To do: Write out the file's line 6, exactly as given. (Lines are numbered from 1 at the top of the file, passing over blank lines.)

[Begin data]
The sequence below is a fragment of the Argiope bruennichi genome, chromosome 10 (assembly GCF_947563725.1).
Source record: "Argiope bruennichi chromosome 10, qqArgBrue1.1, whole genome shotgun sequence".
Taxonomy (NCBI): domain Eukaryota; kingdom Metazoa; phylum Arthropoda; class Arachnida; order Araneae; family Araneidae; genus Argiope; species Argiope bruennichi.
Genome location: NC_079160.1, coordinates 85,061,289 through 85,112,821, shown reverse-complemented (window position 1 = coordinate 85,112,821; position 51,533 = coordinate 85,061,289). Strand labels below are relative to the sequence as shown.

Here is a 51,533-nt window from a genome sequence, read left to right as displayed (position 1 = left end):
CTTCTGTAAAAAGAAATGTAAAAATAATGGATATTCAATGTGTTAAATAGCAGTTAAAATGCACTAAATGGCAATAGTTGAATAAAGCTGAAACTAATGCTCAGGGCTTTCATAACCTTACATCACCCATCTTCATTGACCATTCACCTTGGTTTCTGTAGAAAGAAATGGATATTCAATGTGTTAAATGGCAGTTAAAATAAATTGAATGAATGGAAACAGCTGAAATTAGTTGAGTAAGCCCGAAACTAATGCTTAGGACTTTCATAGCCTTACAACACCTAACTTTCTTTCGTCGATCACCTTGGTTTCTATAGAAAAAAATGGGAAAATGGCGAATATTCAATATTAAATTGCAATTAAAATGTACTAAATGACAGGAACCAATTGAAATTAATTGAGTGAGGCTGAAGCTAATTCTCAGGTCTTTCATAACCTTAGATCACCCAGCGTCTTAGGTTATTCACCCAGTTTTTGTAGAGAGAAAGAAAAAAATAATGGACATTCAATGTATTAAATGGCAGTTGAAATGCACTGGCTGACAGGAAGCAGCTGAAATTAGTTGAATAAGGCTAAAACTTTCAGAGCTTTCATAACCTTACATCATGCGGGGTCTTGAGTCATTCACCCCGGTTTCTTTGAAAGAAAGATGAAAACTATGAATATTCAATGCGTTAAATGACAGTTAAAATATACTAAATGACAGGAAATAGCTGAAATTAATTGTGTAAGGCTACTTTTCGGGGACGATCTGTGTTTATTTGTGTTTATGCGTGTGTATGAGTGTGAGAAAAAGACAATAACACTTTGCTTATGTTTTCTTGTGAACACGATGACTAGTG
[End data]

CTTCTGTAAAAAGAAATGTAAAAATAATGGATATTCAATGTGTTAAATAGCAGTTAAAATGCACTAAATGGCAATAGTTGAATAAAGCTGAAACTAATGCTCAGGGCTTTCATAACCTTACATCACCCATCTTCATTGACCATTCACCTTGGTTTCTGTAGAAAGAAATGGATATTCAATGTGTTAAATGGCAGTTAAAATAAATTGAATGAATGGAAACAGCTGAAATTAGTTGAGTAAGCCCGAAACTAATGCTTAGGACTTTCATAGCCTTACAACACCTAACTTTCTTTCGTCGATCACCTTGGTTTCTATAGAAAAAAATGGGAAAATGGCGAATATTCAATATTAAATTGCAATTAAAATGTACTAAATGACAGGAACCAATTGAAATTAATTGAGTGAGGCTGAAGCTAATTCTCAGGTCTTTCATAACCTTAGATCACCCAGCGTCTTAGGTTATTCACCCAGTTTTTGTAGAGAGAAAGAAAAAAATAATGGACATTCAATGTATTAAATGGCAGTTGAAATGCACTGGCTGACAGGAAGCAGCTGAAATTAGTTGAATAAGGCTAAAACTTTCAGAGCTTTCATAACCTTACATCATGCGGGGTCTTGAGTCATTCACCCCGGTTTCTTTGAAAGAAAGATGAAAACTATGAATATTCAATGCGTTAAATGACAGTTAAAATATACTAAATGACAGGAAATAGCTGAAATTAATTGTGTAAGGCTACTTTTCGGGGACGATCTGTGTTTATTTGTGTTTATGCGTGTGTATGAGTGTGAGAAAAAGACAATAACACTTTGCTTATGTTTTCTTGTGAACACGATGACTAGTG